The notion that denying their asylum claims once they get here in order to deter future channel crossings is illegal, nonsensical and disingenuous all at the same time. Our obligations under domestic and international human rights law far outrank the Home Office’s almost sociopathic compulsion to deport, detain or refuse entry to everyone it possibly can, (even where court orders prohibit it.) More than that though, if Javid etc. were actually concerned with safety, they would provide safe passage for those seeking asylum – perhaps through one of Chris Grayling’s new ferries.
But if we do just let everyone in won’t it sink our economy and put huge stress on our welfare and health systems?
No. This is fear-mongering bollocks wheeled out by the right to whip up hatred and distract from the actual villains of the piece. In a study commissioned by the home secretary Amber Rudd, it was found that migrants do not actually put a strain on our welfare and health systems and put more into our economy than they take out.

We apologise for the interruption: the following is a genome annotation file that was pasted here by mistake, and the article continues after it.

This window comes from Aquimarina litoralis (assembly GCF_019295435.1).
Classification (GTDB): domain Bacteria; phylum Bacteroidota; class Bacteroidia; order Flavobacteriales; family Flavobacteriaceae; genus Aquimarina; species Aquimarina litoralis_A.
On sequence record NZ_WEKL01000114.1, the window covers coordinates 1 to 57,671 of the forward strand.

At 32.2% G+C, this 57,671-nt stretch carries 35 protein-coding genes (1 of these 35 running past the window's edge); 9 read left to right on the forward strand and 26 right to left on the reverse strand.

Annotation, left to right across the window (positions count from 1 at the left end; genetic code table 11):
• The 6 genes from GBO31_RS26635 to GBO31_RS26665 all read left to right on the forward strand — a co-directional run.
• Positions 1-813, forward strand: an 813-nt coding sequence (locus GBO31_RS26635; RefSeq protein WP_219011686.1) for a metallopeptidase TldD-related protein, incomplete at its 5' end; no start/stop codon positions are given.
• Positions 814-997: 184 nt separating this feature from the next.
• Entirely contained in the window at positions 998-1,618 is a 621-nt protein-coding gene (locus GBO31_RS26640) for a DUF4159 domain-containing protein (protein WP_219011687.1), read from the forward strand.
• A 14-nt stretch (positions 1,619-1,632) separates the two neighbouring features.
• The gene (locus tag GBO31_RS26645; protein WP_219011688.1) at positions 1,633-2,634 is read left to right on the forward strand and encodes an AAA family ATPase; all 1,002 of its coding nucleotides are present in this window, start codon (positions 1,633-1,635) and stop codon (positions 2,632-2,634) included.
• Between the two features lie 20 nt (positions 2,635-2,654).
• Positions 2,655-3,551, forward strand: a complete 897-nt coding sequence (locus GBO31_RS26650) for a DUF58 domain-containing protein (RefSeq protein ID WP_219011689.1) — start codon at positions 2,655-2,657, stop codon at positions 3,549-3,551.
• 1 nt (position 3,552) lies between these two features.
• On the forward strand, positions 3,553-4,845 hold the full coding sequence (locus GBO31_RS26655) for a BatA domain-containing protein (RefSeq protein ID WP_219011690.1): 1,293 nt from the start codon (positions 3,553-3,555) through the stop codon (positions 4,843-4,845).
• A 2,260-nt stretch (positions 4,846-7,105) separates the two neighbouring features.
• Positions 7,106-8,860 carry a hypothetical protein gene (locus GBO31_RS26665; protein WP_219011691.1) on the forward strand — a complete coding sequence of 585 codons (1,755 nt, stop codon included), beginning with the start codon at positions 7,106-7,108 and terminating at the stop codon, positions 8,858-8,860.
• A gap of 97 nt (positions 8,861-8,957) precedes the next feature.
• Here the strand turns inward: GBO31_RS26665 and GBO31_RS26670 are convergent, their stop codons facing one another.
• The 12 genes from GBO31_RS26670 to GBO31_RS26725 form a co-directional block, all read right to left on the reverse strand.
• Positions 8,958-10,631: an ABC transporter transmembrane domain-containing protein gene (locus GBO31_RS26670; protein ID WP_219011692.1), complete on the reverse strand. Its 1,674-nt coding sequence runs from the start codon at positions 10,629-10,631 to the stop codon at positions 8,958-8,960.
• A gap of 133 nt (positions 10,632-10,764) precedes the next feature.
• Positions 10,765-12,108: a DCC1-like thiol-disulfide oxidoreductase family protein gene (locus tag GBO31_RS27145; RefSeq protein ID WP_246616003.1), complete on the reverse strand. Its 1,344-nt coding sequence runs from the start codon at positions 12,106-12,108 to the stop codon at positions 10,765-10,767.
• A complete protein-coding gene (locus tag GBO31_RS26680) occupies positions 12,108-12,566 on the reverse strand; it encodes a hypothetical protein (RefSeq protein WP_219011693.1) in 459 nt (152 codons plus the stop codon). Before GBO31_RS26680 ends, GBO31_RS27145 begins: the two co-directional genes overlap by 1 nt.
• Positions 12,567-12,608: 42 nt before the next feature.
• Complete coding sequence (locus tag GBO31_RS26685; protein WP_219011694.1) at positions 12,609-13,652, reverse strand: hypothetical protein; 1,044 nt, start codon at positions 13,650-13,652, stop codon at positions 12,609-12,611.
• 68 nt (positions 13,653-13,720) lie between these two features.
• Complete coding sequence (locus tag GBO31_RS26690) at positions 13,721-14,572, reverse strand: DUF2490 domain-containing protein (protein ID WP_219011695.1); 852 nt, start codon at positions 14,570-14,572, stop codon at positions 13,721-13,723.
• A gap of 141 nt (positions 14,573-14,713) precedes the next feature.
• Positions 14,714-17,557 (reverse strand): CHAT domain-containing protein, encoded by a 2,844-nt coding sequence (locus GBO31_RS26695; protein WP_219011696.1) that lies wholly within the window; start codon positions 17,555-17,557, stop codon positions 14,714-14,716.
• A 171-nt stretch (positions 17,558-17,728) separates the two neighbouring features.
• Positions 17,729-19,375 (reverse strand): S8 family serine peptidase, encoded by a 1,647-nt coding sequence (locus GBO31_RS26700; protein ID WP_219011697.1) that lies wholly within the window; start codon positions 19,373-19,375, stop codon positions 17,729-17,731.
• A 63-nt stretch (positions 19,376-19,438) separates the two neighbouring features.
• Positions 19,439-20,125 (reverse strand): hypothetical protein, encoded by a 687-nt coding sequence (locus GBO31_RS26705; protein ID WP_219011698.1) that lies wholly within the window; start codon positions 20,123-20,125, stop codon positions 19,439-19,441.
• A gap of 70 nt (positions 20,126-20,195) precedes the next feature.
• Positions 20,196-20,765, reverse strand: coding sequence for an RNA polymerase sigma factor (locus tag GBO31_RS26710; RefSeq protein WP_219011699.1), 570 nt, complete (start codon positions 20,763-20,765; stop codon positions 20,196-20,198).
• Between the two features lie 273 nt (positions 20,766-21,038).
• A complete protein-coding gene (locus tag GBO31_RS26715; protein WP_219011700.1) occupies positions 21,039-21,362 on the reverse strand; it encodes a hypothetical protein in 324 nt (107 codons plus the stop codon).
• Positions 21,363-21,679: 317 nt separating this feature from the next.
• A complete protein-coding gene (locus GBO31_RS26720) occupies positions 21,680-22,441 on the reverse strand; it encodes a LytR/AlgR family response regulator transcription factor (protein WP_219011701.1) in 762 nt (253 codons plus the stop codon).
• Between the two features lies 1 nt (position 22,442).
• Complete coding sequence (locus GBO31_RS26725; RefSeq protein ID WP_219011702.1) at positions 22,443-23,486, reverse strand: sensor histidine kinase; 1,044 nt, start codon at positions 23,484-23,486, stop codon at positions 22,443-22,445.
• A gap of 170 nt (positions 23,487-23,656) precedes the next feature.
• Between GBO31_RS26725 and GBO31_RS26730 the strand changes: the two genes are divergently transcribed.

That stress on our welfare and health systems that we hear so much about is born of an economy tanked by a deregulated financial sector, and the economic regime of austerity that has opened the door to a regime which represents the single biggest attack on the working classes in generations. 120,000 people have died, services have been decimated and underfunded, and levels of poverty and homelessness are spiralling.
…So how is this going to end?
Probably not well. Bridget Chapman of the Kent Anti Racism Network put it best on Good Morning Britain when she said: “We don’t have a migrant crisis, we have a moral crisis.” That’s the thing here, with all the posturing and willy waving, it’s easy to forget at the centre of this ‘crisis’ are people – desperate people, in search of safety and refuge.
Whilst we continue to allow that desperation to be used as a political football, it’s those most vulnerable at the centre of the furore that will continue to suffer and be forced to risk everything just for a shot at the safety we take for granted every day.
Follow Ben Smoke on Twitter.